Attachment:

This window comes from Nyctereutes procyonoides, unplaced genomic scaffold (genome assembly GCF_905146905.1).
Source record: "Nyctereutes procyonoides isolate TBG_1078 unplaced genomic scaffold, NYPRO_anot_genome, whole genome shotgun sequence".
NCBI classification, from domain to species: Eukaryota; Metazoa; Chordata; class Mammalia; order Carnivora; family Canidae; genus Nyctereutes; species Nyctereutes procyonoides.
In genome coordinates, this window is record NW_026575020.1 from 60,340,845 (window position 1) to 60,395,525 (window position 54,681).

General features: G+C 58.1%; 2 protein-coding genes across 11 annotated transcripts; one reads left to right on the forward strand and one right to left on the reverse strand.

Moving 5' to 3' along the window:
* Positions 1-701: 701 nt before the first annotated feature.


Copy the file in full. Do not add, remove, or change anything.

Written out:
This window comes from Nyctereutes procyonoides, unplaced genomic scaffold (genome assembly GCF_905146905.1).
Source record: "Nyctereutes procyonoides isolate TBG_1078 unplaced genomic scaffold, NYPRO_anot_genome, whole genome shotgun sequence".
NCBI classification, from domain to species: Eukaryota; Metazoa; Chordata; class Mammalia; order Carnivora; family Canidae; genus Nyctereutes; species Nyctereutes procyonoides.
In genome coordinates, this window is record NW_026575020.1 from 60,340,845 (window position 1) to 60,395,525 (window position 54,681).

General features: G+C 58.1%; 2 protein-coding genes across 11 annotated transcripts; one reads left to right on the forward strand and one right to left on the reverse strand.

Moving 5' to 3' along the window:
* Positions 1-701: 701 nt before the first annotated feature.